We can no longer pretend that climate change is just a theory or that it’s a problem for the future. From deadly fires in Hawaii to devastating floods in the Northeast to record heat waves across much of the country, we see constant reminders of what a warming climate can do.
But how can we best respond to this existential threat? That’s a tough question with no easy answers. Climate change is a global problem that crosses every kind of boundary. Real solutions will require cooperation and partnerships. But we can’t wait for others to take the lead; every nation needs to do its share.
It’s easy to get bogged down in debates over who is most to blame. Is it advanced economies like the United States and Western Europe, which historically have produced the largest share of the greenhouse-gas emissions that warm the planet? Or is it big countries like China and India, which produce the most emissions today?
Some regions are more at risk and see the problem as especially serious. Islands and coastal areas are threatened by rising seas. Much of Africa, the Middle East, and Asia are vulnerable to drought, food insecurity, and conflict, which climate change worsens.
Here in the U.S., unfortunately, there’s still a lot of disagreement over the issue. A recent Pew Research Center survey finds most Americans want the government to support clean energy, including solar and wind power. But there’s a deep partisan divide: nearly 80 percent of Democrats say climate change is a major threat, compared to 23 percent of Republicans.
Scientists may disagree on the severity, but there’s a consensus that we have a problem. The most recent report from the International Panel on Climate Change says it’s “unequivocal” that human activities, primarily the burning of coal, oil, and gas, contribute to global warming. Experts predict devastating consequences within decades if current trends continue.
We can rarely point to a specific catastrophe and blame climate change, but the evidence keeps piling up. Researchers have long warned that a hotter climate would bring more frequent and stronger storms, and we’re seeing that now. The average number of heat waves in U.S. cities has increased from two to six per year since the 1960s, the Environmental Protection Agency says. Phoenix saw a record 31 straight days this summer of temperatures over 110 degrees Fahrenheit. July 2023 was the hottest month, globally, in the 174-year records of the National Oceanic and Atmospheric Administration.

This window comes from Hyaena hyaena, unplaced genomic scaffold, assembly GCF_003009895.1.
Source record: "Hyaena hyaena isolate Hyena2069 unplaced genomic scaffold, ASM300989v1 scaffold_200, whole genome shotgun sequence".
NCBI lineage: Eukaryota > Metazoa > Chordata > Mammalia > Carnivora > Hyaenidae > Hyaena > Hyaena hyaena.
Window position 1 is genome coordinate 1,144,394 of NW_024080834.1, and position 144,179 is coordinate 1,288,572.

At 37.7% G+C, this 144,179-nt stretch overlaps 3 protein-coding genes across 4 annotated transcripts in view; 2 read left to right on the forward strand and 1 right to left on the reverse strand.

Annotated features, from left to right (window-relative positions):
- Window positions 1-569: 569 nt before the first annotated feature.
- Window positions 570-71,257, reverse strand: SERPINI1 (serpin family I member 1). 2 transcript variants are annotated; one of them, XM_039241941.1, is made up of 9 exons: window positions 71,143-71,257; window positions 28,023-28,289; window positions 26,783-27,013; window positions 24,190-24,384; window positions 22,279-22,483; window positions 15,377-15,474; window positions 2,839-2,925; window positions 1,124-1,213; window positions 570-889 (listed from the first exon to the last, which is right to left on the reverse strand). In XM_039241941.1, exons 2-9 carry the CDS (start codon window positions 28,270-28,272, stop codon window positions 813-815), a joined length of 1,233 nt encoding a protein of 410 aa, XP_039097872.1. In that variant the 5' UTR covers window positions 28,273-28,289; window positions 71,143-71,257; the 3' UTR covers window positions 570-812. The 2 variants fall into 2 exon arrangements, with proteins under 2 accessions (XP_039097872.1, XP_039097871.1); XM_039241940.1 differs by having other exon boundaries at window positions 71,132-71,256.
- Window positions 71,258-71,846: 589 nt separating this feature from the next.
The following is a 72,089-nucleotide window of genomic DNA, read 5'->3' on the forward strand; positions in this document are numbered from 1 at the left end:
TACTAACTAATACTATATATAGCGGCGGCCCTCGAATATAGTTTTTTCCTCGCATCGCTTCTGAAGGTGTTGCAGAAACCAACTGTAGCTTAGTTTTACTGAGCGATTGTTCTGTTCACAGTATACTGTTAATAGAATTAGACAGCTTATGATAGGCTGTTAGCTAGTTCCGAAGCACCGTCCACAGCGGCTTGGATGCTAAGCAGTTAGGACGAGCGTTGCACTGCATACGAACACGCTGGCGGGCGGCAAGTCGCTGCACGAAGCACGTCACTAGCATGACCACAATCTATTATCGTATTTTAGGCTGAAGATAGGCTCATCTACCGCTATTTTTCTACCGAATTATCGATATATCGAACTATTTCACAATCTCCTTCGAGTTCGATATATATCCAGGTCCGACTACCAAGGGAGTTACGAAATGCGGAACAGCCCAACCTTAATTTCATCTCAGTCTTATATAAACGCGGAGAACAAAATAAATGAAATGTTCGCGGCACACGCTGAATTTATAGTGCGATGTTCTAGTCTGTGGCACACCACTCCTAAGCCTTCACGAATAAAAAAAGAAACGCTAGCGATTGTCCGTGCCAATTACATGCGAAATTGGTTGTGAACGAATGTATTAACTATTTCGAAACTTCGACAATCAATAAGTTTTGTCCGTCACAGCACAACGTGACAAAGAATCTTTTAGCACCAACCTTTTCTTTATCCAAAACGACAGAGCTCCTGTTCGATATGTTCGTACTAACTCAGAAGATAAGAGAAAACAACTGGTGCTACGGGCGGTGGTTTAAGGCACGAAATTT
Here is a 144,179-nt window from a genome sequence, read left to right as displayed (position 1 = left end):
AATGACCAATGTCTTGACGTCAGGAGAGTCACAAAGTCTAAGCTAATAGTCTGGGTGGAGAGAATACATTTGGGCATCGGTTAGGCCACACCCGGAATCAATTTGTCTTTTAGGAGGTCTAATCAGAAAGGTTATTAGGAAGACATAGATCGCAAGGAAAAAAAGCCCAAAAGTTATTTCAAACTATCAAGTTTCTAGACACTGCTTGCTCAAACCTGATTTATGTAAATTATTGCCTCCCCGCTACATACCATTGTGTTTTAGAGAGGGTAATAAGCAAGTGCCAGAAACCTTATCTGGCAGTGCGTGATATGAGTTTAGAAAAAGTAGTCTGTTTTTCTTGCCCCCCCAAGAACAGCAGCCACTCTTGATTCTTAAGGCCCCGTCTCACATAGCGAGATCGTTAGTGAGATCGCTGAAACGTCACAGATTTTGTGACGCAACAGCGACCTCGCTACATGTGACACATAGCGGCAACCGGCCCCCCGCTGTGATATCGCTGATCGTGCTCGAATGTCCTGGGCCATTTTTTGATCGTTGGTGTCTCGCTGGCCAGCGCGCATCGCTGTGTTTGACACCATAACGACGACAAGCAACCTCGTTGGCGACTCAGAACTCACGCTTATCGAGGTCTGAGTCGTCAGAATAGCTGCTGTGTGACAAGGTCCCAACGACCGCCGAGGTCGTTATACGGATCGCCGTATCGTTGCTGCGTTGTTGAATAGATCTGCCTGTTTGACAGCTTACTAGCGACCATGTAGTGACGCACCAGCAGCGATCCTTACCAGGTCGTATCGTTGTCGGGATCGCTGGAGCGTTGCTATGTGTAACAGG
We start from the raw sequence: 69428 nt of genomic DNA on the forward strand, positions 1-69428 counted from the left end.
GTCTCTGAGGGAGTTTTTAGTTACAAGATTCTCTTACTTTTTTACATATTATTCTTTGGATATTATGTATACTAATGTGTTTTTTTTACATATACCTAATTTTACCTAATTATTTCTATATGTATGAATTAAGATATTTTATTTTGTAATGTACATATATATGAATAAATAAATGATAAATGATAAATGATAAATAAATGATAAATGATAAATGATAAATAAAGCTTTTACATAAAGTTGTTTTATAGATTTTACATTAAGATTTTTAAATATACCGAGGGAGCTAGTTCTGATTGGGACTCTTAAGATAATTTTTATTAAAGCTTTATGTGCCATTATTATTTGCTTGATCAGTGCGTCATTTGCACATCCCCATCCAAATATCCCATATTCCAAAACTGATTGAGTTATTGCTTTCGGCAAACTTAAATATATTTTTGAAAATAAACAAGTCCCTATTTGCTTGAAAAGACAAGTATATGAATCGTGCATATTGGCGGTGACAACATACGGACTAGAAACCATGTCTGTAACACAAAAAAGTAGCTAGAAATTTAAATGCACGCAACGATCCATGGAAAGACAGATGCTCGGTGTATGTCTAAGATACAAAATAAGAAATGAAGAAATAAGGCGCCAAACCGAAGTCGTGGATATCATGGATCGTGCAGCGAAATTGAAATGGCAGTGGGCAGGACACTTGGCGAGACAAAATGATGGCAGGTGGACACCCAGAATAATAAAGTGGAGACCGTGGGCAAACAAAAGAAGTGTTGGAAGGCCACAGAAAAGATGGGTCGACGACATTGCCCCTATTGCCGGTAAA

More than 120 million Americans in the Midwest and Northeast have been under air-quality advisories this year because of wildfires in Canada. The fire that killed more than 100 people in Lahaina, Hawaii, burned fast because unusually hot weather had dried vegetation and because winds from a Pacific hurricane drove the flames.
International responses to climate change have proceeded in fits and starts. The Kyoto Protocol, which took effect in 2001, was a first effort but had limited support. The Paris Agreement, starting in 2015, required countries to set targets for cutting emissions, but disagreements remain over how to monitor compliance and how to protect and compensate vulnerable countries.
The issues are difficult. Should we prioritize slowing climate change or mitigating its impact? Do we focus on regulating industry or on promoting new technology? Should we turn away from fossil fuels immediately or gradually reduce their use? These are real questions.
But there shouldn’t be any doubt that this is urgent. The disasters that we’re seeing now are sure to get worse if we don’t act. It may be a cliché, but we only have one Earth. We need to do what we can to ensure future generations can live here and thrive.
Lee Hamilton, 92, is a senior advisor for the Indiana University (IU) Center on Representative Government, distinguished scholar at the IU Hamilton Lugar School of Global and International Studies, and professor of practice at the IU O’Neill School of Public and Environmental Affairs. Hamilton, a Democrat, was a member of the U.S. House of Representatives for 34 years (1965-1999), representing a district in south-central Indiana.